High Renaissance painter and
considered one of the greatest and most popular artists of all time.
Usually known by his first name alone, Raphael Sanzio was an Italian
painter and architect celebrated for the perfection and grace of his
paintings and drawings. Together with
Leonardo da Vinci, Raphael forms the
traditional trinity of great masters of that period. Raphael was
enormously productive, running an unusually large workshop, and despite
his death at thirty-seven, a large body of his work remains. Raphael was
extremely influential in his lifetime, though outside Rome his work was
mostly known from his collaborative printmaking. After his death, the
influence of his great rival Michelangelo was more widespread until the
18th and 19th centuries, when Raphael's more serene and harmonious
qualities were again regarded as the highest models.
Raffaello Santi, known as Raphael, or Raphael of Urbino, was born in Urbino on Good Friday 6 April 1483, the son of Magia di Battista di Nicola Ciarla and Giovanni Santi di Pietro. His father was a painter and poet at the court of Frederico da Montefeltre, one of the most famous princes and art patrons of Early Renaissance Italy. Raphael's father was not an outstanding painter, though he was a man of good sense. Raphael started helping out in Santi's studio at a very early age. It is believed that Raphael learned the fundamentals of art in his father's studio. In 1491, Raphael's mother Mŕgia died, followed by his father on August 1, 1494. Orphaned at eleven, Raphael's formal guardian became his only paternal uncle Bartolomeo, a priest, who subsequently engaged in litigation with his stepmother. Raphael probably continued to live with his stepmother when not living as an apprentice with a master. He had already shown talent, according to Giorgio Vasari, who tells that Raphael had been "a great help to his father"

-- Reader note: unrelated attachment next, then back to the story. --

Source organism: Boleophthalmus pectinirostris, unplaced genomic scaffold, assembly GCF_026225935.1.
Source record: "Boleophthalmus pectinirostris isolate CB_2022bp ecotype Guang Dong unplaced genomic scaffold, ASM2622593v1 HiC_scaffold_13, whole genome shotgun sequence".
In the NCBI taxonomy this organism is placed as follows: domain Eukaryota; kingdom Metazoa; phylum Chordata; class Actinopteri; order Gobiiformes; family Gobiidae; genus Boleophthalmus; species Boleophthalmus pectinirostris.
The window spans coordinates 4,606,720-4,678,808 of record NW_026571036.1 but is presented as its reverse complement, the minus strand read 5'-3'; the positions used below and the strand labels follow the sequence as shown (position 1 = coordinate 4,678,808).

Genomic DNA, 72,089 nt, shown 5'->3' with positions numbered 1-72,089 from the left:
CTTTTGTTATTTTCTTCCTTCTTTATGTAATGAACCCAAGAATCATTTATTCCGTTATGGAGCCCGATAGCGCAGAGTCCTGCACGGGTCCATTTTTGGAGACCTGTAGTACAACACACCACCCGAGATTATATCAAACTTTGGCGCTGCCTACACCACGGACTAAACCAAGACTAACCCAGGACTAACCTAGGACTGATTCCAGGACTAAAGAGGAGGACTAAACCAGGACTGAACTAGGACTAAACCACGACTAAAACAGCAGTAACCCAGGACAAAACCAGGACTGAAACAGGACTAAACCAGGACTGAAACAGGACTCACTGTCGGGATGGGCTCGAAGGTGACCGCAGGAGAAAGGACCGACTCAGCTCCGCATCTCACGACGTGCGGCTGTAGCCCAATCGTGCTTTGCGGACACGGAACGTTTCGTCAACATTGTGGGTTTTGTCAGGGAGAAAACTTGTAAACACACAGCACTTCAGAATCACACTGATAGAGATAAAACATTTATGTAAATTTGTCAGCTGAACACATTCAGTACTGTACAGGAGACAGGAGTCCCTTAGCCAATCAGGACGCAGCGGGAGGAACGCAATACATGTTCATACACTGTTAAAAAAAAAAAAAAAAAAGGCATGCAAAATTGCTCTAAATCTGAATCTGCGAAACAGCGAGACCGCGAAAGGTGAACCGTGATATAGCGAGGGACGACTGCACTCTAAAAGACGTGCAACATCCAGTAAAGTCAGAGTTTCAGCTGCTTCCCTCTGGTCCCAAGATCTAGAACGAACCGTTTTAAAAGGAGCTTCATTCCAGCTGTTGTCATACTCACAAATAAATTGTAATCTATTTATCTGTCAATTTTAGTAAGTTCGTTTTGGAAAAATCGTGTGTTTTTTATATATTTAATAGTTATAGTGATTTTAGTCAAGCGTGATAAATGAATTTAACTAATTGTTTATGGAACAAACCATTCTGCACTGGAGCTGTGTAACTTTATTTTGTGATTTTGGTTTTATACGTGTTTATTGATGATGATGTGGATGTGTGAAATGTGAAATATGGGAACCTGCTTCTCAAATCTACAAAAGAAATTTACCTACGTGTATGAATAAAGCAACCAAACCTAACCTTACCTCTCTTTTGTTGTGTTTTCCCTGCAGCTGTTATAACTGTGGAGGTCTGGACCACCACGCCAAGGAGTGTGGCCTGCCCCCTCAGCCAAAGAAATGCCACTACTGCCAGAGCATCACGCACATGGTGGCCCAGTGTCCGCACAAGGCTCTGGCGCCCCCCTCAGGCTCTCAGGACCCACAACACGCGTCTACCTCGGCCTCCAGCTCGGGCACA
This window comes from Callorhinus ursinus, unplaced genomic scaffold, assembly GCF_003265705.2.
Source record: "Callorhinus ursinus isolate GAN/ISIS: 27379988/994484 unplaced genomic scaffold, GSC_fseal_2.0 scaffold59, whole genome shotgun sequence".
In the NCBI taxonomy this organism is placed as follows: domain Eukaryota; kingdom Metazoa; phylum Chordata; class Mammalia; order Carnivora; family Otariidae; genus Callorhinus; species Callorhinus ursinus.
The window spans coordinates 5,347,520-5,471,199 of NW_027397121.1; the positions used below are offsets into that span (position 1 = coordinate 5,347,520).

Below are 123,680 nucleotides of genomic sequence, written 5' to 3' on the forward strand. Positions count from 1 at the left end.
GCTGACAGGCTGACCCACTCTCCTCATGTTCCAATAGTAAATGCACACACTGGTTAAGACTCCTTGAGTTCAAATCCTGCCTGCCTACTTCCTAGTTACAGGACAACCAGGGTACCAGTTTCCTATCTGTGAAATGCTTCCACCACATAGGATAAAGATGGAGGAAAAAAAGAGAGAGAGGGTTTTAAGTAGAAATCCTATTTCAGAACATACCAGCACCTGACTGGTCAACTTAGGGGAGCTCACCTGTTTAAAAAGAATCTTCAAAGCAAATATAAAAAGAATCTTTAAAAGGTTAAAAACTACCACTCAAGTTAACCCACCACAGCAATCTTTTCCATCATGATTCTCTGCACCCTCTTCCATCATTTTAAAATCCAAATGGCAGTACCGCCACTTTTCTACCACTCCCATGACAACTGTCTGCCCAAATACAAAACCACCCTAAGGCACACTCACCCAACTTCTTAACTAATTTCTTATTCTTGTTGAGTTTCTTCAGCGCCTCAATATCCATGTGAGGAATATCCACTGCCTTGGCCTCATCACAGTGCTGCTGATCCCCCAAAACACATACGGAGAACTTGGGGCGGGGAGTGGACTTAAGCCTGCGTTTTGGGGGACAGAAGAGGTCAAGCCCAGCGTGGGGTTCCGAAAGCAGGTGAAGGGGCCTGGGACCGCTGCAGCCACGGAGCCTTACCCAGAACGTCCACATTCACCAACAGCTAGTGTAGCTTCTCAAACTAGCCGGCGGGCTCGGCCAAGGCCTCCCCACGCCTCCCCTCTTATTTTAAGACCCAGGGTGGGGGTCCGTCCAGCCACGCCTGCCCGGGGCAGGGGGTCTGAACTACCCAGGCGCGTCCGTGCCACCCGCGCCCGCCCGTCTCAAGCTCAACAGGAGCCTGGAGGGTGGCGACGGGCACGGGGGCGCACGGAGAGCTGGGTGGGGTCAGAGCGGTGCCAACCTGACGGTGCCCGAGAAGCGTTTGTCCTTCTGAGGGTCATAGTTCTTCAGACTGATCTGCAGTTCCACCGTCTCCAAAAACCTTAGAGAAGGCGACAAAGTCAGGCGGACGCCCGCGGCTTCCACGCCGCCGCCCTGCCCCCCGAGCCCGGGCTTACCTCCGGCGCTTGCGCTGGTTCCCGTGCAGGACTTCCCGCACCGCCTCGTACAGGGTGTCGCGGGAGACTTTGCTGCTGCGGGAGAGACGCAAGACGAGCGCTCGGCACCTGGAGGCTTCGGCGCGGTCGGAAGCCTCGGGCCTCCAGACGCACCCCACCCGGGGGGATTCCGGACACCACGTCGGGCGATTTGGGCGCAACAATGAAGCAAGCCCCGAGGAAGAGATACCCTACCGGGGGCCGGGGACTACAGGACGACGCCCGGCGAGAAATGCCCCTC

Urbino had become a center of culture during the rule of Duke Federico da Montefeltro, who encouraged the arts and attracted the visits of men of outstanding talent to his court. Although Raphael would be influenced by major artists in Florence and Rome, Urbino constituted the basis for all his subsequent learning. Furthermore, the cultural vitality of the city probably stimulated the exceptional precociousness of the young artist, who, even at the beginning of the 16th century, when he was scarcely 17 years old, already displayed an extraordinary talent. In 1499 Raphael went to Perugia, in Umbria, and became a student and assistant of the painter Perugino. Raphael imitated his master closely; their paintings of this period are executed in styles so similar that art historians have found it difficult to determine which were painted by Raphael.